java -cp .\DVUploadClient.jar;. org.sead.acr.client.DVUploader -key=<api key> -did=<dataset doi> -server=<server URL> <-listonly> <-limit=<X>> <-ex=<ext>> < -verify> <-recurse> <-maxlockwait=<X>> <dir or file names>
(Note all combinations should work, but not all have been tested together.)
-listonly: write information about what would/would not be transferred without doing any uploads. Useful as a testing/debugging option and in combination with the -verify flag as discussed below
-limit=X: limit this run to at most <X> data file uploads. Repeatedly running the uploader with, for example -limit=5, will upload five more files at a time. This can also be useful for testing, or as a way to break uploads into chunks as part of an automated workflow.
-ex=<ext>: exclude any file that matches the provided regular expression pattern, e.g. -ex=^\..* (exclude files that start with a period) -ex=*.txt (exclude all files ending in .txt). Multiple repeats of this flag can be used to exclude based on multiple patterns. A common use for this flag would be to avoid uploading resource files (which start with a period) on MacOS.
-verify : use the cryptographic hash generated by the Dataverse software(usually MD5, but configurable now to SHA-1 and in the future to SHA-256 or SHA-512) and verify that the corresponding hash of the local file matches. This can be used with the Dataverse software to verify transfers as they occur, or, used with the -listonly flag, can be used in a second pass to verify that all files previously uploaded match the current file system contents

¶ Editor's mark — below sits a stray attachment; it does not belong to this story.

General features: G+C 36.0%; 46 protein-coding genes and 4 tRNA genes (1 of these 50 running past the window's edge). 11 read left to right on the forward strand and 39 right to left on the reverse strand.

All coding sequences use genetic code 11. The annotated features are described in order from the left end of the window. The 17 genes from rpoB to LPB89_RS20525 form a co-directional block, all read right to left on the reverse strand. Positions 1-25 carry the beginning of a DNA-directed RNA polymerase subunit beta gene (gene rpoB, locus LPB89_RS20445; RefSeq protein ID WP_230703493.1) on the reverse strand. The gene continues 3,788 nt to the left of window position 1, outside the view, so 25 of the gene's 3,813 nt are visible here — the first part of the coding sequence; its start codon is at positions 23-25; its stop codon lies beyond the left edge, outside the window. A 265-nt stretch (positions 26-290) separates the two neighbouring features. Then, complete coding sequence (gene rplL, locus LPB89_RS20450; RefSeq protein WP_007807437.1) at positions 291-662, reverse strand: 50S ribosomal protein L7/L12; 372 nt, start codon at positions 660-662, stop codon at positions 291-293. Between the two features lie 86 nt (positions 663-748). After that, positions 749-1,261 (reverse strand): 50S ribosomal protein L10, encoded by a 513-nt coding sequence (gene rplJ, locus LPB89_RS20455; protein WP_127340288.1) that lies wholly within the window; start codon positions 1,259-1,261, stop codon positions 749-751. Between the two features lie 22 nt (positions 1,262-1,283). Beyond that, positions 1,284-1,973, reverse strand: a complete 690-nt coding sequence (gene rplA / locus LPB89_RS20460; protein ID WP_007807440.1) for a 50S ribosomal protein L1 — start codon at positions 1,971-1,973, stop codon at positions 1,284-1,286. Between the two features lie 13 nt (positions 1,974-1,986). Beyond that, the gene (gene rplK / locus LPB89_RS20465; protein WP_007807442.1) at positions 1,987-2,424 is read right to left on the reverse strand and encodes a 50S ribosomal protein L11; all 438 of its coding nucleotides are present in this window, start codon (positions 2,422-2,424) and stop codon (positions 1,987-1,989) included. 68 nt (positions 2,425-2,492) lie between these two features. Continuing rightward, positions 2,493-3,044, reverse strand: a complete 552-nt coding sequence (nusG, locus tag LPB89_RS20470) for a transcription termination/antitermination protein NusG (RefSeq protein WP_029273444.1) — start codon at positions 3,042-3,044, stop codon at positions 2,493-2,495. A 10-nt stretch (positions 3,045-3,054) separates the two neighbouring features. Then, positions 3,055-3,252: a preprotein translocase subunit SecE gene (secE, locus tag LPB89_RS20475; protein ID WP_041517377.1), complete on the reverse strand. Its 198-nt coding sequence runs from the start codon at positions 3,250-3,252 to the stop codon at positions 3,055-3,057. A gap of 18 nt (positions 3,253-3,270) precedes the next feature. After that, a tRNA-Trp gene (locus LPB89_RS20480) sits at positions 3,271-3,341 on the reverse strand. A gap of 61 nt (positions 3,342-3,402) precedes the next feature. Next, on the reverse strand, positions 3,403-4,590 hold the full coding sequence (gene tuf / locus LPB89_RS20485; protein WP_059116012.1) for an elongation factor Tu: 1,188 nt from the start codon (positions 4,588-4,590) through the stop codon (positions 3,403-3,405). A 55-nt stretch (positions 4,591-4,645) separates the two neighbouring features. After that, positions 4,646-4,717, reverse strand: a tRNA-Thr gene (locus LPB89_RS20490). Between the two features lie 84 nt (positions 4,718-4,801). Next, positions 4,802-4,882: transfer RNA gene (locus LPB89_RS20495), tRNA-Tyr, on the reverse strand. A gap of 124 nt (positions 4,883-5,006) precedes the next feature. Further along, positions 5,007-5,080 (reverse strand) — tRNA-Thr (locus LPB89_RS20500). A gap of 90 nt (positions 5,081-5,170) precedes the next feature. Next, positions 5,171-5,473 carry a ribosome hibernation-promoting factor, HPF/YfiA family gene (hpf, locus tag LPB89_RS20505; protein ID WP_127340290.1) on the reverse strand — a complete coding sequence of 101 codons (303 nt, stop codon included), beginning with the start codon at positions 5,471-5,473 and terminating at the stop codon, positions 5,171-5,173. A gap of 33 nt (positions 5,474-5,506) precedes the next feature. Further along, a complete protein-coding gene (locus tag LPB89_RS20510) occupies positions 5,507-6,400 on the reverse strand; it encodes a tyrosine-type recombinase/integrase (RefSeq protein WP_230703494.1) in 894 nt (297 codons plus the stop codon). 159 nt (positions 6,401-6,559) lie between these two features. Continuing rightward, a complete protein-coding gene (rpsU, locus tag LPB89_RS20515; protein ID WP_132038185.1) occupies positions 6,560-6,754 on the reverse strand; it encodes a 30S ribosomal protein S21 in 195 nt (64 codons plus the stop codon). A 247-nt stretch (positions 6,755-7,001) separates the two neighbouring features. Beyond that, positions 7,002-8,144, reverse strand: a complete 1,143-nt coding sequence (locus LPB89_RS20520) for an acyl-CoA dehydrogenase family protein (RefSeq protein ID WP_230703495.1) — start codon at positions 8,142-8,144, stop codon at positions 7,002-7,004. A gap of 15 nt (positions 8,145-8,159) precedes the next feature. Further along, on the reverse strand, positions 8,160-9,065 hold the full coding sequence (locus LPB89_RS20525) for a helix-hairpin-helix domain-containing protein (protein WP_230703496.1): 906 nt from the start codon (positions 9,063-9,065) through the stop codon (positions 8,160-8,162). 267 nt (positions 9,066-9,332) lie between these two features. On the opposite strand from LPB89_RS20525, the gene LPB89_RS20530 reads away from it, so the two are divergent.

-recurse : Upload files from subdirectories of the listed directory(ies). Note that since the Dataverse software does not support folders, you data files will be uploaded without path information into the Dataset. This could cause issues, if, for example, you have files with the same name or content in different subdirectories.
-maxlockwait=<X> : - the maximum time to wait (in seconds) for a Dataset lock (i.e. while the last file is ingested) to expire (default 60 seconds)
Dataverse Software Requirements:
DVUploader uses the native API of the Dataverse software and will work with v4.8.4 through v4.9.4. Until the file upload changes, this version of DVUploader should continue to work with newer Dataverse software versions. In 4.9+ DVUploader uses the new lock API to more robustly wait for the lock during ingest to expire.
Frequently Asked Questions:
Can I upload a whole directory tree?
Yes, using the -recurse flag described above. Given that Dataverse software currently doesn't support folders within datasets, the Uploader does not currently support nested subdirectories. If you supply a directory name (e.g. test) which contains a sub-dir, e.g. test/subdir, any files in /test/subdir will be ignored by default. However, if having all of your files appear as one flat list in a Dataset is acceptable, you can run the uploader with the -recurse flag or to only upload some subdirectories, don't specify -recurse and instead provide a list, e.g.
java … testdir testdir/subdir1 testdir/subdir2
Note that if there are files with the same name or content in these directories, the Dataverse softwaremay fail to upload them or may modify their names (e.g. file_1.txt). (The DVUploader will do the same thing as if you had uploaded all files via the Dataverse web application.)
Java cannot find the DVUploaderClient / Can I put the jar file in one place and not move it to upload different directories?